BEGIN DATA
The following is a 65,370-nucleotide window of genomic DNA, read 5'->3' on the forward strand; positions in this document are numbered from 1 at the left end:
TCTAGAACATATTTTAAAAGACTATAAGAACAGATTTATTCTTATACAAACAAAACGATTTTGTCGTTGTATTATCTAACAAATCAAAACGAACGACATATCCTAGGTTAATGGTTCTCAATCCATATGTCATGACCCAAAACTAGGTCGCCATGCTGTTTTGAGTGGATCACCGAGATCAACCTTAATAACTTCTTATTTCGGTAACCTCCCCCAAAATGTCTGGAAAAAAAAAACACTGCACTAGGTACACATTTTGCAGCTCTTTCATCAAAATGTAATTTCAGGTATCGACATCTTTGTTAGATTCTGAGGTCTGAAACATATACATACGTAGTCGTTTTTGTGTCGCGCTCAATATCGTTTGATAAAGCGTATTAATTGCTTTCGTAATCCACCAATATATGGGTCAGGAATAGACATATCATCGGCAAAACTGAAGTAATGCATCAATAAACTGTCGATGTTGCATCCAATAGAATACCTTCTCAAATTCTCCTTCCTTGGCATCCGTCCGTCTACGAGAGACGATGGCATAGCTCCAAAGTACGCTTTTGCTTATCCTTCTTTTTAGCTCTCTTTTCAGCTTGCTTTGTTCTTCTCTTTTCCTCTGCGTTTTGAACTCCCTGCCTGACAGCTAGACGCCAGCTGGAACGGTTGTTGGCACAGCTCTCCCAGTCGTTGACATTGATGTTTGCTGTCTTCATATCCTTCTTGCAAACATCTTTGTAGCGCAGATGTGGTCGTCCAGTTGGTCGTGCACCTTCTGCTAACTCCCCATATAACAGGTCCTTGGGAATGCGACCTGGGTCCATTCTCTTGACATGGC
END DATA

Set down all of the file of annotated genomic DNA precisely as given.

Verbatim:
The following is a 65,370-nucleotide window of genomic DNA, read 5'->3' on the forward strand; positions in this document are numbered from 1 at the left end:
TCTAGAACATATTTTAAAAGACTATAAGAACAGATTTATTCTTATACAAACAAAACGATTTTGTCGTTGTATTATCTAACAAATCAAAACGAACGACATATCCTAGGTTAATGGTTCTCAATCCATATGTCATGACCCAAAACTAGGTCGCCATGCTGTTTTGAGTGGATCACCGAGATCAACCTTAATAACTTCTTATTTCGGTAACCTCCCCCAAAATGTCTGGAAAAAAAAAACACTGCACTAGGTACACATTTTGCAGCTCTTTCATCAAAATGTAATTTCAGGTATCGACATCTTTGTTAGATTCTGAGGTCTGAAACATATACATACGTAGTCGTTTTTGTGTCGCGCTCAATATCGTTTGATAAAGCGTATTAATTGCTTTCGTAATCCACCAATATATGGGTCAGGAATAGACATATCATCGGCAAAACTGAAGTAATGCATCAATAAACTGTCGATGTTGCATCCAATAGAATACCTTCTCAAATTCTCCTTCCTTGGCATCCGTCCGTCTACGAGAGACGATGGCATAGCTCCAAAGTACGCTTTTGCTTATCCTTCTTTTTAGCTCTCTTTTCAGCTTGCTTTGTTCTTCTCTTTTCCTCTGCGTTTTGAACTCCCTGCCTGACAGCTAGACGCCAGCTGGAACGGTTGTTGGCACAGCTCTCCCAGTCGTTGACATTGATGTTTGCTGTCTTCATATCCTTCTTGCAAACATCTTTGTAGCGCAGATGTGGTCGTCCAGTTGGTCGTGCACCTTCTGCTAACTCCCCATATAACAGGTCCTTGGGAATGCGACCTGGGTCCATTCTCTTGACATGGC